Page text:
Misdiagnosis, the most common malpractice
The number of cases brought against the NHS for misdiagnosis is on the increase.
Cases of medical misdiagnosis on the increase
In 2009-10, the NHS paid out £56 million in compensation to patients who had been incorrectly misdiagnosed. In 2010-2011 this rocketed to £98 million.
In 2011, 1,204 successful cases were brought against NHS trusts for misdiagnosis – an increase of 80 per cent over a five-year period from 2006-7. On the basis of these figures, this is a trend that will keep getting worse. It will cost the NHS and the tax payer millions of pounds and, more importantly, more people their lives.
When you fall sick a diagnosis is the first stage in getting you fit and healthy; this will underpin what treatment is required. If that person is misdiagnosed, it can have severe implications on the patient’s health.
Human error is a major cause of misdiagnosis; this can come from an accidental error from both the Doctor and/or the patient. However more often than not it comes in the form of incompetence, negligence, or a lack of experience from the GP and his supporting staff. Something as simple as test results being filed in the wrong place could have huge ramifications for the patient.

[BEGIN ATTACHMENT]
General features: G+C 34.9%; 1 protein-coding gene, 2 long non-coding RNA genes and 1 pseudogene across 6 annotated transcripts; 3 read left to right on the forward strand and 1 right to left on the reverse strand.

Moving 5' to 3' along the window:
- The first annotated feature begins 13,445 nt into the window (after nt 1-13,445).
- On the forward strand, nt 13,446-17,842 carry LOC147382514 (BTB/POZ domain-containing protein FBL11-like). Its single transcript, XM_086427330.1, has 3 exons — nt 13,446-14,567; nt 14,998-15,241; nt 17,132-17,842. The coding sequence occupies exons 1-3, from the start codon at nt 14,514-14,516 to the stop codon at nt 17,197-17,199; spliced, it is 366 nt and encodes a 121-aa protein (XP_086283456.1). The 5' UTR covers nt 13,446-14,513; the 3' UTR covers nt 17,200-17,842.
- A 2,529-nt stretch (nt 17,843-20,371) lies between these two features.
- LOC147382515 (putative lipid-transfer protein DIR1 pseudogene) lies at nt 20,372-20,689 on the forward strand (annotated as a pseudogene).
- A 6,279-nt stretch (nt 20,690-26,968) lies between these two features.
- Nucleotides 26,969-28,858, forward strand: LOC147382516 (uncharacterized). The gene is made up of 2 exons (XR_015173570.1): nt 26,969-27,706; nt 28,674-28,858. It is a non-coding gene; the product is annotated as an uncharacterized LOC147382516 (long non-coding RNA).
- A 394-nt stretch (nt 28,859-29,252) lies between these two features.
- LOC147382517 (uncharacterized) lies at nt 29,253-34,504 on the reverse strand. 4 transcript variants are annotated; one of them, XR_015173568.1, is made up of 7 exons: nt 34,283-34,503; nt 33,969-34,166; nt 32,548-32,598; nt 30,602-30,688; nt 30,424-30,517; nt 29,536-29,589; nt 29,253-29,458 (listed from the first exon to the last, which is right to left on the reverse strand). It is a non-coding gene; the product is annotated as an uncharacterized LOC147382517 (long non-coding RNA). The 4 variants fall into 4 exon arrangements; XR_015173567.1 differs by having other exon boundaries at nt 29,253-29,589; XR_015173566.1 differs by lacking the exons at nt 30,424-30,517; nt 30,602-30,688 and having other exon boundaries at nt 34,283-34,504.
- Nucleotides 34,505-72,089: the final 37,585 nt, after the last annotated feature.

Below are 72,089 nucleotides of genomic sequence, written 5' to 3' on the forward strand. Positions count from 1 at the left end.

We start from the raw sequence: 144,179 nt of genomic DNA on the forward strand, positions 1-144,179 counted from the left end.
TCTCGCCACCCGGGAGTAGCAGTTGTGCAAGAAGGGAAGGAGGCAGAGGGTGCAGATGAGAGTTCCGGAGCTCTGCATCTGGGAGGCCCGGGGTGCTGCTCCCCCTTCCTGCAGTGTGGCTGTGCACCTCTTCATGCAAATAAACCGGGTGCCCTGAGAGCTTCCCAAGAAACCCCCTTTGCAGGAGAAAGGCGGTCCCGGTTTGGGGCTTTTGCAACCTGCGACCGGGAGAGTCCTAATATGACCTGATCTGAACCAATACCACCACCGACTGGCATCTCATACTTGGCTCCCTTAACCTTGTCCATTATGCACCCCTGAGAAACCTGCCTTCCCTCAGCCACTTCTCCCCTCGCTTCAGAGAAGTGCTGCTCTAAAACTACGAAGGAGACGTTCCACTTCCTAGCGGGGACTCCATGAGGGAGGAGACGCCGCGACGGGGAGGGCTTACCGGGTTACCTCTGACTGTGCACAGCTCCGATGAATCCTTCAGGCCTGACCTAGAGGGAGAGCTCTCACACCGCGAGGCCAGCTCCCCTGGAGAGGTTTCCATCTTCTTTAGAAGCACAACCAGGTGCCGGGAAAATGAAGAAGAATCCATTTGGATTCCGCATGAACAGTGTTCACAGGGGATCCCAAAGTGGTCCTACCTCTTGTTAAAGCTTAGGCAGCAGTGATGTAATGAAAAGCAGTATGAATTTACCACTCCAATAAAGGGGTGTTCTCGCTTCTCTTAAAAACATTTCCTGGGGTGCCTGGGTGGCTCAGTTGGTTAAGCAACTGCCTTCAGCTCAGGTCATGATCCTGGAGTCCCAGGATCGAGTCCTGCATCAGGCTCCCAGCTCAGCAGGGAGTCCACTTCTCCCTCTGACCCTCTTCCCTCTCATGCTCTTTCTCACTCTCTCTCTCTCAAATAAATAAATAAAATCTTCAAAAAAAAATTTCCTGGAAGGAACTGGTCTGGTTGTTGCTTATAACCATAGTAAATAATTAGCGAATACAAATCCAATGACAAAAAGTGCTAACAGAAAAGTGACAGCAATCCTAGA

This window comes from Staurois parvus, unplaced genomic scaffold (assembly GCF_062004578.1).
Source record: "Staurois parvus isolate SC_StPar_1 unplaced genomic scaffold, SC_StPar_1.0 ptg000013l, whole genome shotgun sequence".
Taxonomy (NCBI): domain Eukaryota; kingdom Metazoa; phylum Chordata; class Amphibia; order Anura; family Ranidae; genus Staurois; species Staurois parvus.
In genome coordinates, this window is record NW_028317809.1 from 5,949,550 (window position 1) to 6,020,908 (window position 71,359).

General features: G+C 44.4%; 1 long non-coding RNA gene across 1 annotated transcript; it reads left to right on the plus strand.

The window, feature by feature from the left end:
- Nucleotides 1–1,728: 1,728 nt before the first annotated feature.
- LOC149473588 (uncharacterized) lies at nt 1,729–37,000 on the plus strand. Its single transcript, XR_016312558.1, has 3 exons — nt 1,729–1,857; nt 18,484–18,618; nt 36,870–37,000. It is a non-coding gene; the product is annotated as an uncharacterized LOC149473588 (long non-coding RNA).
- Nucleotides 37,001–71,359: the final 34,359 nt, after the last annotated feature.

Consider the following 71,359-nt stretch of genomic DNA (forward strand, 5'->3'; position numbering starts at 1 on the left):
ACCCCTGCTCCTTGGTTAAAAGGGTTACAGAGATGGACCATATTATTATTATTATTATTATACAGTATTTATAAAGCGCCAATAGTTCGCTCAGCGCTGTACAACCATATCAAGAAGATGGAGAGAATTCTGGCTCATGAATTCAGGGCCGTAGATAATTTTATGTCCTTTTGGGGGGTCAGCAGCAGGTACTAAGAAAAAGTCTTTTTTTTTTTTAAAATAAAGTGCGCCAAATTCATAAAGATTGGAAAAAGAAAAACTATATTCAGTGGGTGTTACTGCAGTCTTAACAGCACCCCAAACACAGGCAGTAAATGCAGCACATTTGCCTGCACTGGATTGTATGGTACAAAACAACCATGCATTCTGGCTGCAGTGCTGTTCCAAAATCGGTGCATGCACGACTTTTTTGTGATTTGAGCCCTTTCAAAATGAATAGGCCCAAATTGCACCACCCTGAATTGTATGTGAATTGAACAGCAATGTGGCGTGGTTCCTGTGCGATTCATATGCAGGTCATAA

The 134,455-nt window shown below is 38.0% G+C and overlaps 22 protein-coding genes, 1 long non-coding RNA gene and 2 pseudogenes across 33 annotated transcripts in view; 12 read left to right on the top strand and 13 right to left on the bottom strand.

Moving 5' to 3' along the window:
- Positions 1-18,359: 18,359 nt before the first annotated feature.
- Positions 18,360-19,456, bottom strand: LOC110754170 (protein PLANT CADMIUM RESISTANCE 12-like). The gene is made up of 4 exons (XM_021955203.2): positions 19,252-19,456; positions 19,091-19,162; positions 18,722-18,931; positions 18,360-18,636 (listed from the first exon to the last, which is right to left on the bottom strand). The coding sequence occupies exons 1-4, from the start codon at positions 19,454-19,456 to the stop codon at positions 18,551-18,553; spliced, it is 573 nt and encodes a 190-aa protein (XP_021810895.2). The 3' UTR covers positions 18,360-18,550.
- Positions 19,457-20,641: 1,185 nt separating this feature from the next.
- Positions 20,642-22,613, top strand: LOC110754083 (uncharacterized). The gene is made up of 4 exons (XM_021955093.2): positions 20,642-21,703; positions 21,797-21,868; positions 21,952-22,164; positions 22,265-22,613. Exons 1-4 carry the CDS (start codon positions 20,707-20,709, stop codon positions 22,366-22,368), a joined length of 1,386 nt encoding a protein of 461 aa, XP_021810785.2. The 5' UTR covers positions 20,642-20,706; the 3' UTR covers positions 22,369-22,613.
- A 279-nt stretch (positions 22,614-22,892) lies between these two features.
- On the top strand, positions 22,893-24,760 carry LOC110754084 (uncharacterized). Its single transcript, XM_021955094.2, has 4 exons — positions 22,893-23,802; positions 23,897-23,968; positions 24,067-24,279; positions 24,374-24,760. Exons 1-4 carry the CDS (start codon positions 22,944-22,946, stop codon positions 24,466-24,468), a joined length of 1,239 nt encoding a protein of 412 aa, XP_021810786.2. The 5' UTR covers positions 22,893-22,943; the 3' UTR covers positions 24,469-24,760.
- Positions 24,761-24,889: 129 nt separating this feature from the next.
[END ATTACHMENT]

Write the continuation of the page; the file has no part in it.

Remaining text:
With GP malpractice on the rise, there are many reasons why there could be a misdiagnosis. These include:
- The failure to order appropriate tests
- The failure to provide an adequate follow-up
- Failure to refer to a specialist in that field
- Providing a late follow-up to the test results, or
- Misinterpreting the symptoms.
Misdiagnosis may also not be the fault of the GP. There are instances where misdiagnosis has occurred which are beyond their control and where the blame lies firmly with their colleagues. These include:
- Inadequate testing conditions
- Faulty equipment used for test
- Incorrect results fed back to patient by administrative staff
- Mishandling or loss of results
In some cases, a misdiagnosis can occur when a patient gives wrong or unclear information to their GP but these instances are few and far between. Too often the blame falls at the feet of those who we trust with our care, and with more cuts planned to the NHS and increasing pressure on staff to do more for less, this situation is only going to get worse.
How much more needless suffering must patients go through before this issue is taken seriously and is eradicated once and for all?
Contact us today
Have you or someone you know been affected by a misdiagnosis?